More than 240 bills impacting LGBTQ rights have been proposed in the U.S so far in 2022, according to the American Civil Liberties Union. This year is “the worst year in recent history” for legislative attacks on LGBTQ rights, Human Rights Campaign said in a press release.

“Those things are all on the doorstep of Maine,” O’Connor said, where three anti-trans bills didn’t pass two legislative sessions ago.

It’s for these reasons that the community needs the ECC and organizations like EqualityMaine and MaineTransNet, O’Connor said, so when it comes to protecting those rights there’s no doubt the movement can step up and fight back.

A commitment to the movement

For someone who’s been in the fight for years, Betsy Smith said this Pride month is just as important as any other. While it’s time to celebrate, she said Pride month has always been about an annual commitment to the movement, a reminder that the work continues.

Gia Drew
Gia Drew, recently named executive director of EqualityMaine, said with so many pride events this month, there’s something for everyone. (Courtesy EqualityMaine)

Gia Drew, the new executive director of EqualityMaine, said Pride celebrations have changed shape and persisted throughout the pandemic.

Drew said the inability to have large gatherings led members of the LGBTQ community to hold smaller, less centralized events to celebrate pride, which will also continue this month: There are 28 Pride events scheduled throughout June, in as many as 14 Maine towns and cities.

“That’s unheard of,” she said.

Along with the return of Portland’s downtown parade on June 18, Drew said, members of the community can get a bit of everything, picking and choosing how they celebrate their pride.

Theo Greene, a relatively new ECC board member and an assistant professor of sociology at Bowdoin College, said while it’s special to get together for the parades, what should truly be celebrated is how Pride persevered despite the challenges of recent years.

“We saw enormous continuity and the need to keep traditions alive,” Greene said. While Pride month is a great chance to show support for the movement, he said it’s more than just a month in the year.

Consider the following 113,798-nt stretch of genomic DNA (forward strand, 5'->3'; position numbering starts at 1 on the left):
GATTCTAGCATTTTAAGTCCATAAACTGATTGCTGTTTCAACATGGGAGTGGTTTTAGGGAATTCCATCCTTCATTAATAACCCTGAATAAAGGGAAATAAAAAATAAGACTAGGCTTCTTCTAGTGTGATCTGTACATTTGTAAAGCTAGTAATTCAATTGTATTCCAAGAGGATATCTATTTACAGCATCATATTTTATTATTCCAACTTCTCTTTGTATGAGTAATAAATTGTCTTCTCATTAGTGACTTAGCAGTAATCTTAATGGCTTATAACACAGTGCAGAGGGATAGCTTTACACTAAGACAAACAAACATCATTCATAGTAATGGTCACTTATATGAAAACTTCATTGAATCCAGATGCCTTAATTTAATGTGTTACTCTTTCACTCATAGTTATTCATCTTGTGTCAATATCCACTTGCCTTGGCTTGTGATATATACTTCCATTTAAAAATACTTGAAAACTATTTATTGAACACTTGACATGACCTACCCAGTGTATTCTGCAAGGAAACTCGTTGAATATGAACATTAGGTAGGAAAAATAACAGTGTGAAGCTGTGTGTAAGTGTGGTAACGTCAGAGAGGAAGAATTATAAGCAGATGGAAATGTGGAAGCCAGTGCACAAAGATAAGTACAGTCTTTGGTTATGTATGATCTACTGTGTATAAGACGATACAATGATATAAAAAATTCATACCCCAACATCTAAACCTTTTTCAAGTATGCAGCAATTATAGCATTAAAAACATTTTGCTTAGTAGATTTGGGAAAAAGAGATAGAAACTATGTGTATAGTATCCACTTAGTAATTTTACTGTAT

“Pride is not a 30-day celebration, but a 365-day celebration and the notion of sustaining the kind of energy we always build around pride throughout the year is really important,” Greene said.

Theo Greene
Equalitiy Community Center board member Theo Greene said pride isn’t just a monthly event but a year-round responsibility. (Courtesy ECC)

While the idea of a community center might seem outdated to some, Greene said people are beginning to see the necessity of a place like the ECC and what it means to allied community groups.

In her more than 30 years of experience, ECC Treasurer McCormick said, that is something that’s brand new to the community center and the movement: “To have equality-focused groups together, in one place, and welcome … I think it’s going to do a lot for Maine.”

New partners like the Cambodian community group KHMER Maine, or Cross Cultural Community Services, are two examples that have already joined the cause.

The intersectionality of these groups is a big part of this phase of the ECC, Chris O’Connor explained. The “strength in solidarity” approach is going to help all of the ECC’s partners make an even greater change, he said, and will include opportunities for the different groups to share their experiences and strategies.

The ECC is now preparing for the final phase of its plan: the development of affordable housing and retail space for marginalized communities next door to the center. A $4 million capital campaign is underway and is hoped to conclude by December.

The Casco Street building – a former bank before it was bought with funding from an anonymous donor in March 2021 – is still undergoing renovations, including the addition of a kitchen and showers. 

While there’s still much work to be done – especially with only two staffers and a volunteer board – O’Connor said he feels like he has the time he needs to keep the movement progressing.

“We will fight, and fight, and fight, and we’re not going anywhere,” he said. “That’s the power of this building being ours.”

Pride Portland 2018
Representatives of EqualityMaine take part in the 2018 Pride Portland parade. (Diane Hudson photo)

A month packed with Pride

Large-scale Pride celebrations are returning after two pandemic years, but adjustments made in that time mean even more programming is being offered by local organizations.

These events have been scheduled by the Equality Community Center and EqualityMaine:

Equality Community Center

Friday, June 10: 

  • Brunswick Pride Tabling Event, 4-7 p.m.; Brunswick.
  • “Just Say Gay” Youth Pride Event, 5-7 p.m.; 15 Casco St., Portland.

Saturday, June 11:

  • Kennebunk Pride Tabling Event (time TBA).

Monday, June 13:

  • Pride poster making, 10-6 p.m.; 15 Casco St.

Tuesday, June 14:

  • Pride poster making, 10-6 p.m.; 15 Casco St.
  • Friends of the ECC Pride Celebration, 5:30-7:30 p.m.; Rising Tide Brewing Co., Portland.

Wednesday, June 15:

  • Pride poster making, 10-6 p.m.; 15 Casco St.

Thursday, June 16:

  • Pride poster making, 10-6 p.m.; 15 Casco St.

Friday, June 17:

  • Pride poster making, 10-6 p.m.; 15 Casco St.
  • Dyke March Maine, 6 p.m.; Tommy’s Park, Portland.

Saturday, June 18:

  • Pride Morning Coffee and Donuts, 10 a.m.-noon; 15 Casco St.
  • Pride Portland Parade and Festival, 1-5 p.m.; Congress Street and Deering Oaks Park, Portland.


Friday, June 10:

  • Pride Garden Party, 4-6 p.m.; Sarah Orne Jewett Museum, South Berwick.

Thursday, June 16:

  • Pride Cruise, 6 p.m.; Casablanca Cruises, 18 Custom House Wharf, Portland.

Saturday, June 18:

  • Midcoast Conservancy Pride Hike and Picnic, 11 a.m.-1 pm; Hidden Valley Nature Center, Jefferson.
  • Pride Aroostook, 1-5 p.m.; Riverside Park, Presque Isle.

— Evan Edmonds

Smiley face